Mariya Ivancheva interviewed Tamás Gerőcs and Tibor Meszmann about the post-colonialism film club of the Public Sociology Working Group ‘Helyzet’ on 18 February 2014, in Budapest.
We are now at the Gólya Community Centre in Budapest. I would start with a question about how these three things, namely the Gólya (Stork) centre, the Helyzet (Position and situation) working group, and the post-colonialism film club are interrelated?
Tibor T. Meszmann: Gólya is a community centre, and operates as a cooperative. Their idea is to attract leftist groups and offer them a location for their various activities. They are organizing more and more programs: theatre performances, experimental live radio shows, dance clubs, concerts, parties, and more and more film clubs. Helyzet was among the firsts to produce such film clubs.
Helyzet is a public sociology working group. Most of our members are doing / have done PhDs, many of us are doing activist work as well. Yet, it is not easy to define ourselves, because we are constantly learning also who we are and thus we occasionally need to re-define ourselves. In general, we strive towards a more open and critical form of collective knowledge production. As researchers and (self)educators, we aim at connecting existing knowledge on global and supranational relationships with local knowledge and thus try to find common reference points in our analysis of Hungary with that of the regional and the global. The starting theoretical point here is that we observe contemporary Hungary as part and parcel of contemporary European and global power relations.,. The ultimate goal is to give a reconstructed vision of Hungary, interconnected with the regional and the global environment, but also to strengthen or even create new leftist intellectual and social forces, increasing thus also chances of empathy and solidarity within Hungary, but also regionally and globally.
Tamás Gerőcs: To start from the beginning: how Helyzet relates to Gólya? The more general thing is that we try to build a movement together. People can overlap (there are members of Helyzet who are members of the Gólya cooperative), but Helyzet plays a distinctive role: producing knowledge on the recent situation in Hungary, Eastern Europe, or the global periphery. Gólya is a hub in Budapest, but also an experiment in an economic sense: as a cooperative it tries to be autonomous from the market situation. Helyzet – among other groups – uses the space here in Gólya.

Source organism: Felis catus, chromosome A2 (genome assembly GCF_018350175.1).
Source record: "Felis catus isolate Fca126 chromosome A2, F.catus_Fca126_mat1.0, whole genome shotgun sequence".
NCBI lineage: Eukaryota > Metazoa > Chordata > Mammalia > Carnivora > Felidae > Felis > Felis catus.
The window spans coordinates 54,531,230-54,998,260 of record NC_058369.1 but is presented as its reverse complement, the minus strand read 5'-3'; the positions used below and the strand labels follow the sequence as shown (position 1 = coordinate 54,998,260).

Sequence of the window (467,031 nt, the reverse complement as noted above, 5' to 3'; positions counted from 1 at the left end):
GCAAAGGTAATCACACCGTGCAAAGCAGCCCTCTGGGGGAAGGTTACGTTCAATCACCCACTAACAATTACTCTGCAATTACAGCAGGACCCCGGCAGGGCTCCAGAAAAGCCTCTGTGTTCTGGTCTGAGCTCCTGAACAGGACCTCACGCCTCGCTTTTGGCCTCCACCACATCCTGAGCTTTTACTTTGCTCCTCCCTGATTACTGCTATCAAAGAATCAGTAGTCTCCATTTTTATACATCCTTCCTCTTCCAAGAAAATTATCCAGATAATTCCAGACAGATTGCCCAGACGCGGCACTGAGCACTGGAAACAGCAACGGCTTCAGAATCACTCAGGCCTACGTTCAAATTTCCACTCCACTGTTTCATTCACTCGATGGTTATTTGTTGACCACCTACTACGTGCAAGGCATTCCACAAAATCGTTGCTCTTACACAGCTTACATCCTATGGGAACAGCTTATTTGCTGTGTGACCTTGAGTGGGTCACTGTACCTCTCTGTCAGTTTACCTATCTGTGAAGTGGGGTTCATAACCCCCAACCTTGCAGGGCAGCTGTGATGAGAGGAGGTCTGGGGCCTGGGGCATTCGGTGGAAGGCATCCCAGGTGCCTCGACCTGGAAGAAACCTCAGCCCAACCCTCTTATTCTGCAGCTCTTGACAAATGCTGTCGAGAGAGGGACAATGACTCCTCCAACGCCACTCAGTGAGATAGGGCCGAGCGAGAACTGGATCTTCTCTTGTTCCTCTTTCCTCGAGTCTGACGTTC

And how does this all relate to the film club?
Tibor T. Meszmann: It is a project run by Helyzet. We started 2 years ago with the film club. There were 3 kinds of events being organized by Helyzet: public lectures (presenting our own work or inviting guests), internal reading groups (to come up with important topics, including variously designed seminars, with intensive, productive, rewarding discussions, with a much more open atmosphere than in university settings). This second is a core activity of Helyzet, because you can feel that you are working on something intellectually, but intensely collectively. The film club is our third kind of event. Its main aim is to open up to a broader audience. Back then, Gergő Pulay started with the documentary series on Ózd by Tamás Almási (which presented steelworkers’ lives during the transformation period in an industrial town). For this event, the location Frisco Café (the predecessor of Gólya) was too small, so we rented out a cinema (Bem mozi). This screening was a big success, as we could find films everyone wanted to watch. It was successful in bringing in people, inviting guest speakers. Still, I might say we are still experimenting with the format and contents of the film club: our ultimate goal is not stopping to learn.
Could you describe your transition from Hungarian to post-colonial films?
Tibor T Meszmann: I would say, it is because of Tamás, and his idea of linking the film club with world-systems theory. And Márton Piroch also plays a role here, he is the 3rd organiser of the film club, who unfortunately could not be here today for this interview. So the three of us gathered, and we decided to take roughly one film from each continent’s post-colonial setting – then distributed the task (and the continents).
Tamás Gerőcs: My story is quite different from what Tibor explained. As mentioned earlier, Helyzet has the reading seminars (one of them on world-systems theory, the post-colonialism film club was more closely related to this). The core function [of the reading seminars?] was to start with knowledge production about Hungary / Eastern Europe using these concepts. We are in an academic situation here in Hungary. We use different kinds of knowledge to describe our position in the world, but we are mostly dissatisfied with the theories we knew (from mainly Western literatures). Simultaneously we wanted to bring this knowledge production to an external audience in this early phase, namely to the community around Gólya. This community consists of very different people: activists, local residents, intellectuals etc., but we might say that they are the ‘natural’ target groups for us. We wanted to reach out to people who were similarly engaged in changing politics from a leftist perspective.